Saturn’s moon Enceladus is best known for its jet geysers shooting water and other material high above its surface. It turns out, the geysers might just be an optical illusion.
New research suggests most of these eruptions are not geysers, but rather “diffuse curtains.”
What we see as individual geysers shooting water into the area could just be phantoms.
“We think most of the observed activity represents curtain eruptions from the ‘tiger stripe’ fractures, rather than intermittent geysers along them,” said Joseph Spitale, lead author of the study and a participating scientist on the Cassini mission. “Some prominent jets likely are what they appear to be, but most of the activity seen in the images can be explained without discrete jets.”
Spitale and his colleagues were particularly interested in the faint background glow in the Cassini images of the eruptions on Enceladus.
The researchers said the jets, “look to them to be superimposed intermittently upon this background structure.”
How would this illusion work? The researchers modeled the jets on Enceladus as uniform curtains along the tiger stripe fractures on the surface. The two big, bright areas you see in the image above? Those appear in places where we are looking through a “fold” in the curtain.
“The viewing direction plays an important role in where the phantom jets appear,” said Spitale. “If you rotated your perspective around Enceladus’ south pole, such jets would seem to appear and disappear.”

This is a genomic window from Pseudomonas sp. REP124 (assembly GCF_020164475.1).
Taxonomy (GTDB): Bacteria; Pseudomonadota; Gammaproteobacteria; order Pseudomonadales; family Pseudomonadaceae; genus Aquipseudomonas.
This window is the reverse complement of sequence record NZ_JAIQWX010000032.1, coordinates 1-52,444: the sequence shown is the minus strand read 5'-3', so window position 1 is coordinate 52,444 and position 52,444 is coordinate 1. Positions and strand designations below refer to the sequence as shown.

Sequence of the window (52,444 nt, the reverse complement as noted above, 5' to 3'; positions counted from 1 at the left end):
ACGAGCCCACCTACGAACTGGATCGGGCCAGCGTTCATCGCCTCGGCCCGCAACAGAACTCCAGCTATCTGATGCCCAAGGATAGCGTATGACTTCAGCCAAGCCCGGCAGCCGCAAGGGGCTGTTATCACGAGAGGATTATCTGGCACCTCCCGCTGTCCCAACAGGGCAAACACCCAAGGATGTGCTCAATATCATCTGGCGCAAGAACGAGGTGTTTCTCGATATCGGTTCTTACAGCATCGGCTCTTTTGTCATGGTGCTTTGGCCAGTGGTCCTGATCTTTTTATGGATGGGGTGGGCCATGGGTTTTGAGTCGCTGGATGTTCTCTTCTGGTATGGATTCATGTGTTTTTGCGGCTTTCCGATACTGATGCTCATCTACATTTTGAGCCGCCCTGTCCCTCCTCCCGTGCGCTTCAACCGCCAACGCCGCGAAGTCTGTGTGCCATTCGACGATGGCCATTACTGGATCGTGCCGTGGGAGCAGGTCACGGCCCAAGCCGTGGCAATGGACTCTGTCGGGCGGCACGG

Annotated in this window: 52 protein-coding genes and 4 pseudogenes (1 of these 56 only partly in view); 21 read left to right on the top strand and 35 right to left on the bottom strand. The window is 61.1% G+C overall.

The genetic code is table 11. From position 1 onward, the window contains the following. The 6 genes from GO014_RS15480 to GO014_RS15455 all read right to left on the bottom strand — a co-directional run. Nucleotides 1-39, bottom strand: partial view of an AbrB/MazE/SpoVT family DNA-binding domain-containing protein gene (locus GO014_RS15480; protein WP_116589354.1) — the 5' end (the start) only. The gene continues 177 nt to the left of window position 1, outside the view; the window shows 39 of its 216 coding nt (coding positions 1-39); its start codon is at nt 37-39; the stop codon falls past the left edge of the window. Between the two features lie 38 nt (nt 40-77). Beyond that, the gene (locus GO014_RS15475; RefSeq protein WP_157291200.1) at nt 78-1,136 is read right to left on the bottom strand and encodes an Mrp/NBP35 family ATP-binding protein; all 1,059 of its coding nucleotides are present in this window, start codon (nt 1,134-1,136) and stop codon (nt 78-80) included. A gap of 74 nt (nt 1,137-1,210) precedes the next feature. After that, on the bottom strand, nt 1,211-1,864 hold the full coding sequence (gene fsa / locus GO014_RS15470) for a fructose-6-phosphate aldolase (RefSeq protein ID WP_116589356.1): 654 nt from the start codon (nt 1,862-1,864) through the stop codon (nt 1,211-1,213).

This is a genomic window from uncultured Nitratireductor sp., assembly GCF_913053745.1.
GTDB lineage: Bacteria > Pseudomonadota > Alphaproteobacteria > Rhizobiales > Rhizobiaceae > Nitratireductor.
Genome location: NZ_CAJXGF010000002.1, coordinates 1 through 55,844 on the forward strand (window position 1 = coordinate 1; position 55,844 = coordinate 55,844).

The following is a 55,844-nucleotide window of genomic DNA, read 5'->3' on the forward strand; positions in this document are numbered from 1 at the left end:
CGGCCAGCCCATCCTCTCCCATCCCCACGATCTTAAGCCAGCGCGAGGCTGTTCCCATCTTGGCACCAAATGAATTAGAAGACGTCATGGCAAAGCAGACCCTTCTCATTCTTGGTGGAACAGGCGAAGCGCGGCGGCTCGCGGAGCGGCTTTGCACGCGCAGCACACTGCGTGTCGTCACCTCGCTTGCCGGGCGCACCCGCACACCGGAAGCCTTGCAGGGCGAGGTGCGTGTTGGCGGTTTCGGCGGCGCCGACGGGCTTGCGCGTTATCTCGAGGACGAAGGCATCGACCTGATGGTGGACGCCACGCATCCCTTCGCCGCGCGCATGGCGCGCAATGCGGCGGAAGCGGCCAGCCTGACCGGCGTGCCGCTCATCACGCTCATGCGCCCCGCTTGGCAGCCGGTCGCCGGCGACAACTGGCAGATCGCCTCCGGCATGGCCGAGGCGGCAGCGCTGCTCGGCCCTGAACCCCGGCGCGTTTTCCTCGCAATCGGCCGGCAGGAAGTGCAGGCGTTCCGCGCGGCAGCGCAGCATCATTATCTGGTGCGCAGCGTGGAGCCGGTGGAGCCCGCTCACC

The video below does a good job illustrating this illusion in action.
What does this mean for Enceladus?
Water and other materials are still erupting. It just may not be in the form of geyser jets like scientists thought.
NASA describes what curtain eruptions look like on Earth:
Curtain eruptions occur on Earth where molten rock, or magma, gushes out of a deep fracture. These eruptions, which often create spectacular curtains of fire, are seen in places such as Hawaii, Iceland and the Galapagos Islands.
What has Cassini been up to?
Besides helping us learn more about Enceladus, Cassini has been snapping incredible pictures of Saturn and its surrounding moons.
Mimas’ (one of Saturn’s moons) eye-shaped feature is easy to spot in the above image. That’s an 80 mile-wide impact crater called Herschel.
Here we see Saturn’s dynamic weather system in action.
The many rings of Saturn. The thicker rings in the bottom half are Saturn’s C rings. Saturn’s D rings appear much fainter in the top half of the image.
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